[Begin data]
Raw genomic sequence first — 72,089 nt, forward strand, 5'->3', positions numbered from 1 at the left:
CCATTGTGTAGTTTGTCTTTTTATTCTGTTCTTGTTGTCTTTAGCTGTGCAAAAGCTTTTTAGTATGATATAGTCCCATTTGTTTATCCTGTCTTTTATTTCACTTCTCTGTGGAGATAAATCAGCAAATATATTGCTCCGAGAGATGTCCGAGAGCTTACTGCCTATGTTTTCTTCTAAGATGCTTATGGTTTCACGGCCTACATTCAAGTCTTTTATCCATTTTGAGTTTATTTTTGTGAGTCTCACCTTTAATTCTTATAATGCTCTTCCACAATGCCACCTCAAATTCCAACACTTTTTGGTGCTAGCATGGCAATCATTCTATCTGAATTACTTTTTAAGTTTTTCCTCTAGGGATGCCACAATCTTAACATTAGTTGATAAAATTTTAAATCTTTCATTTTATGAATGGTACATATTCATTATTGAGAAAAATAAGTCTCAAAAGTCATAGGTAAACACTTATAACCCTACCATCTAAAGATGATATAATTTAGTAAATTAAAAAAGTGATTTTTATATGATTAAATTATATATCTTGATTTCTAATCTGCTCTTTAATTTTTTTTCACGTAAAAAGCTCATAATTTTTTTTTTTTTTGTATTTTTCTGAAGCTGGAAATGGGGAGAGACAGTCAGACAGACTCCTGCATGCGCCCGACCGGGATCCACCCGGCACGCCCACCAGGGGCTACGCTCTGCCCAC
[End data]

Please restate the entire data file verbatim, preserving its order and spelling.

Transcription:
Raw genomic sequence first — 72,089 nt, forward strand, 5'->3', positions numbered from 1 at the left:
CCATTGTGTAGTTTGTCTTTTTATTCTGTTCTTGTTGTCTTTAGCTGTGCAAAAGCTTTTTAGTATGATATAGTCCCATTTGTTTATCCTGTCTTTTATTTCACTTCTCTGTGGAGATAAATCAGCAAATATATTGCTCCGAGAGATGTCCGAGAGCTTACTGCCTATGTTTTCTTCTAAGATGCTTATGGTTTCACGGCCTACATTCAAGTCTTTTATCCATTTTGAGTTTATTTTTGTGAGTCTCACCTTTAATTCTTATAATGCTCTTCCACAATGCCACCTCAAATTCCAACACTTTTTGGTGCTAGCATGGCAATCATTCTATCTGAATTACTTTTTAAGTTTTTCCTCTAGGGATGCCACAATCTTAACATTAGTTGATAAAATTTTAAATCTTTCATTTTATGAATGGTACATATTCATTATTGAGAAAAATAAGTCTCAAAAGTCATAGGTAAACACTTATAACCCTACCATCTAAAGATGATATAATTTAGTAAATTAAAAAAGTGATTTTTATATGATTAAATTATATATCTTGATTTCTAATCTGCTCTTTAATTTTTTTTCACGTAAAAAGCTCATAATTTTTTTTTTTTTTGTATTTTTCTGAAGCTGGAAATGGGGAGAGACAGTCAGACAGACTCCTGCATGCGCCCGACCGGGATCCACCCGGCACGCCCACCAGGGGCTACGCTCTGCCCAC